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Private UK Security Groups Support Intl Regulation

UN says private UK security groups would support international regulation

5 June 2008 - A group of United Nations human rights experts said today that private military and security groups in the United Kingdom have agreed to support the creation of both a national and international system to regulate their activities.

The UN working group on the use of mercenaries said in a statement that it welcomed the private companies' willingness to agree on a basic set of principles.

However, the UN experts said they were concerned that "criminal accountability of individuals working for UK-registered companies is in most cases not covered by British national laws."

They were also "deeply concerned that in spite of numerous national efforts, notably the 2002 Government Green Paper on the regulation of such activities, no significant move forward has been initiated since 2005."

During its visit, the working group met with civil society actors and shared their concerns about the impact of interrogations of detainees and the use of lethal force on human rights.

The group's mandate is to monitor and study the human rights implications of the activities of private companies offering military assistance, consultancy and security services on the international market.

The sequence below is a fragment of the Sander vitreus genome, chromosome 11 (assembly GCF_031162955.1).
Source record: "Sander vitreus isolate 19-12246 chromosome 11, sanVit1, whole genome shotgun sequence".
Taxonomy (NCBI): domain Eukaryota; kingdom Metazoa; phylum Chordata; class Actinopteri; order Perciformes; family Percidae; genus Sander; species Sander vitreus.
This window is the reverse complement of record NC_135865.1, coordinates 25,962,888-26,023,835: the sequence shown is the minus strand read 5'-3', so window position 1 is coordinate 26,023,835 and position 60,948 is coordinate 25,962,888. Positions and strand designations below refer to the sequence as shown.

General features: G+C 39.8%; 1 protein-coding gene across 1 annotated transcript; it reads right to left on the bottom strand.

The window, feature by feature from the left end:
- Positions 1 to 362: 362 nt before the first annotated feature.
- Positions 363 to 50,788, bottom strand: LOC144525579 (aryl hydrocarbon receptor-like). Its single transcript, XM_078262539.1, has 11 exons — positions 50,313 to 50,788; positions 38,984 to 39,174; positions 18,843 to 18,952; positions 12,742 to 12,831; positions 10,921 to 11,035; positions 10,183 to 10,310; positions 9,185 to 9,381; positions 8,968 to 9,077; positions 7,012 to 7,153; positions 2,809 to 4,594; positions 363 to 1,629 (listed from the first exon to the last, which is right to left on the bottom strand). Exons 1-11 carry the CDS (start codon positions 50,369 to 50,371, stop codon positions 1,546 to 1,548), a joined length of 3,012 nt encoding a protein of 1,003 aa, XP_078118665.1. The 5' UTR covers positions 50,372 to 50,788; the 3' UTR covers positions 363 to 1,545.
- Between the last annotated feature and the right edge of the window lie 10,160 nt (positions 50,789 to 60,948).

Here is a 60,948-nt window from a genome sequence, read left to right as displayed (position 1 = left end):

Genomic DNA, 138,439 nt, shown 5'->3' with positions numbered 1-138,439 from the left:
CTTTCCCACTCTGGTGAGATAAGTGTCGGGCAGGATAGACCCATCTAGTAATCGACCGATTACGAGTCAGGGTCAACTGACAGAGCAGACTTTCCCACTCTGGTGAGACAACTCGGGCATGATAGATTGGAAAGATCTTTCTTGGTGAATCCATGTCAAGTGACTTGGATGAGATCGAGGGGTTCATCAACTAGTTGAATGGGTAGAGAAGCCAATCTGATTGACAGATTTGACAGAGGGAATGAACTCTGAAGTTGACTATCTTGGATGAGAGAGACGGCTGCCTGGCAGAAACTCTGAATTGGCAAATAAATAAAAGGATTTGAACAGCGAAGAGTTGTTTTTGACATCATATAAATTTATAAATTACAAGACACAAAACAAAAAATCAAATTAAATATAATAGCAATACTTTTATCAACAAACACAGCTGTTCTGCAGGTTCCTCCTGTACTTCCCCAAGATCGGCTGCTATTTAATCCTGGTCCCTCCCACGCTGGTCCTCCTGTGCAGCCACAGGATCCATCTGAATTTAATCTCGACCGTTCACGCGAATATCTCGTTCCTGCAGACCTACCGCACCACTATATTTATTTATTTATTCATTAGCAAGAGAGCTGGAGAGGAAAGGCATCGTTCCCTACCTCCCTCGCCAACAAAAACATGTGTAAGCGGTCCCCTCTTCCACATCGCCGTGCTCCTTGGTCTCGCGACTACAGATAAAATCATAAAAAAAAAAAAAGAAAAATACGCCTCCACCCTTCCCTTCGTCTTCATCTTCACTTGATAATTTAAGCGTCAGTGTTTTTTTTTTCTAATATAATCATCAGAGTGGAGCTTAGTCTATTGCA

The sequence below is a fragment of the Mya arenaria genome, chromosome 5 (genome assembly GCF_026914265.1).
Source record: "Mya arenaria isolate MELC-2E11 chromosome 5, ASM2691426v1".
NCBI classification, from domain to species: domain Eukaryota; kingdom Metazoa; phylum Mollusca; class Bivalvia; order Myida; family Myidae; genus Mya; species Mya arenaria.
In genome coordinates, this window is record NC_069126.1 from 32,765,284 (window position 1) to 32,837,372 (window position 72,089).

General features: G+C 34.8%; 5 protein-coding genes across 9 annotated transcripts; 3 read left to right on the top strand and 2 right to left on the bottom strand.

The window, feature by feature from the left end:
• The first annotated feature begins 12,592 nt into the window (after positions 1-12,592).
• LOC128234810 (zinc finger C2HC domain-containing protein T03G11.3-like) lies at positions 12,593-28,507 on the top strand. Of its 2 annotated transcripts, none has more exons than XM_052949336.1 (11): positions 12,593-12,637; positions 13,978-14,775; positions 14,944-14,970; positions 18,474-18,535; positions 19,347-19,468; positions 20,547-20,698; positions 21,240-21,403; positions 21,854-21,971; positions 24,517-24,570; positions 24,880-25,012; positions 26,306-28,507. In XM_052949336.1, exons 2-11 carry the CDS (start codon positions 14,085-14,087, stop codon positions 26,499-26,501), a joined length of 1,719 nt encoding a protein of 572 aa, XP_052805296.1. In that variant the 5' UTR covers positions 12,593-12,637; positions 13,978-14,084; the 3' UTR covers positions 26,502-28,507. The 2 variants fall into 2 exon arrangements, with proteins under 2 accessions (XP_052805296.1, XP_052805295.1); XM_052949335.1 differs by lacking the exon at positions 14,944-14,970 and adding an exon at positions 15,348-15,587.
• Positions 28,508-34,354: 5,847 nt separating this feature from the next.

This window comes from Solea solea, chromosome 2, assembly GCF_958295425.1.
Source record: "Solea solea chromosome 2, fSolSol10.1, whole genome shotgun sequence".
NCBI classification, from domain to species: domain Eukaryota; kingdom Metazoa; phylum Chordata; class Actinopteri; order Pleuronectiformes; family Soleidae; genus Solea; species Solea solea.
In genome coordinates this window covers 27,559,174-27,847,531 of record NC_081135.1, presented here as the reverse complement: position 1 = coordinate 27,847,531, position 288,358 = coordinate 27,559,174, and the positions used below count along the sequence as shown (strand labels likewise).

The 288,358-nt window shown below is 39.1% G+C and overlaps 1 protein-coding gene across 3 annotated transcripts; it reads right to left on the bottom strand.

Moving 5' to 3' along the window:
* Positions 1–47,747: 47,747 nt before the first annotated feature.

The UN experts have been tasked with preparing a draft of basic international principles that encourage respect for human rights by private security firms.

The group completed a five-day visit to the UK last week and will present a detailed report to an upcoming session of the Human Rights Council and the General Assembly.

In a report earlier this year, the experts said that a growing number of private security and military companies are operating domestically and internationally without effective oversight or accountability.

The report said that private security companies in such conflict-wracked countries as Iraq, Colombia and Afghanistan are recruiting former policemen and members of the military from developing countries as "security guards" in their operations.

ENDS

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